Man Ray, a pioneering photographer and Jazz Age colleague of Pablo Picasso and Salvador Dalí, died in Paris more than three decades ago, but what’s left of his studio can still be found—in a car-repair shop on New York’s Long Island.
Beyond this shop’s no-frills showroom, which is lined with upholstered seat covers, sits the headquarters of the Man Ray Trust. The trust consists of 16 freezer-size vaults containing about 4,500 works from the artist’s estate. These archives include Dadaist and Surrealist photographs of the artist’s muse Kiki de Montparnasse, as well as props Man Ray used to make some of his experimental, camera-free images, called Rayographs. (One prop box is labeled “Slinky, Wrench, Razorblade, Bullet, Comb, Can Opener, Many Metal Pieces.”)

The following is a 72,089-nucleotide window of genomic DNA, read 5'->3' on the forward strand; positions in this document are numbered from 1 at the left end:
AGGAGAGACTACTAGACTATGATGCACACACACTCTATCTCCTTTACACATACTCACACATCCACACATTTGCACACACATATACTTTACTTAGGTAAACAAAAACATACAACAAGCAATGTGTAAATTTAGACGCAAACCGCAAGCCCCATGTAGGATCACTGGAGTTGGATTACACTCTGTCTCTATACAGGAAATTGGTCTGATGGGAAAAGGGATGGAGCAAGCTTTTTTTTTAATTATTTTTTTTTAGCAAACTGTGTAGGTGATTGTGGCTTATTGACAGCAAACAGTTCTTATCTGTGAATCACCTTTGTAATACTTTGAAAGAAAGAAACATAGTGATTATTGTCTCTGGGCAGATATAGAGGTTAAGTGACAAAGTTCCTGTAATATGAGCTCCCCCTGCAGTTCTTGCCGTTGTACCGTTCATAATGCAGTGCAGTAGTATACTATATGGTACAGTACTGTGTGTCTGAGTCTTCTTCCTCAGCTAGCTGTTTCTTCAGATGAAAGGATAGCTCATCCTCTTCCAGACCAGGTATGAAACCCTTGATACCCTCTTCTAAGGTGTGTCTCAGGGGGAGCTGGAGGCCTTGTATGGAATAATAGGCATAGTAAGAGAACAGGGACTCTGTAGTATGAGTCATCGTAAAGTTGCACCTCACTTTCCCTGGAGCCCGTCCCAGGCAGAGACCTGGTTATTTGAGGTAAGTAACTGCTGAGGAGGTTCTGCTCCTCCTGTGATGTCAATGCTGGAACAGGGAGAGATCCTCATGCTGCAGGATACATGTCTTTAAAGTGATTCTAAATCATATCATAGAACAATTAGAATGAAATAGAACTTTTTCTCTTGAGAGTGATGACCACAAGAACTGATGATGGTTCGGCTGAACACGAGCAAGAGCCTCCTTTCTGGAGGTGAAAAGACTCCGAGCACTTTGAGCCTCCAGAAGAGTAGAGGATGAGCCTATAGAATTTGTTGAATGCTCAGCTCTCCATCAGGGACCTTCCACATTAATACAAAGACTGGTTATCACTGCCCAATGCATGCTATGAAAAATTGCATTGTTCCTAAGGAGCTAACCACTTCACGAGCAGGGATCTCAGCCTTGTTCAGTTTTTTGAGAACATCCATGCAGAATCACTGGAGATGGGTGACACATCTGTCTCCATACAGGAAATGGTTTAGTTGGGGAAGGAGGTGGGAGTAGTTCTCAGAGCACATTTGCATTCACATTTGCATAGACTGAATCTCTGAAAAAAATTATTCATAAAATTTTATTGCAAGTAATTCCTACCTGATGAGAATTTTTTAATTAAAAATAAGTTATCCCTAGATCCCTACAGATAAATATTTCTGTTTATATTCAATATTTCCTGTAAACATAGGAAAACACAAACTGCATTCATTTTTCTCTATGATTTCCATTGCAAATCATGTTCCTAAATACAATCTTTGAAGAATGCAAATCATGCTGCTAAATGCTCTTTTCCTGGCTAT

Kelly Crow on Lunch Break looks at the surreal selling of Man Ray: How a Long Island family with an auto-body shop wound up controlling the artist’s legacy.
Now, the collection is being privately shopped to museums, with a price tag of $20 million.
The story of how Man Ray’s art wound up in Long Island—and why it’s now being offered for sale—is nothing short of surreal. The artist’s late wife, Juliet, set up the original trust, but since her death everything has filtered down to her extended family, which owns the car-repair shop. Now, the family, which initially knew little about the art world, is ratcheting up its ambitions for the collection.
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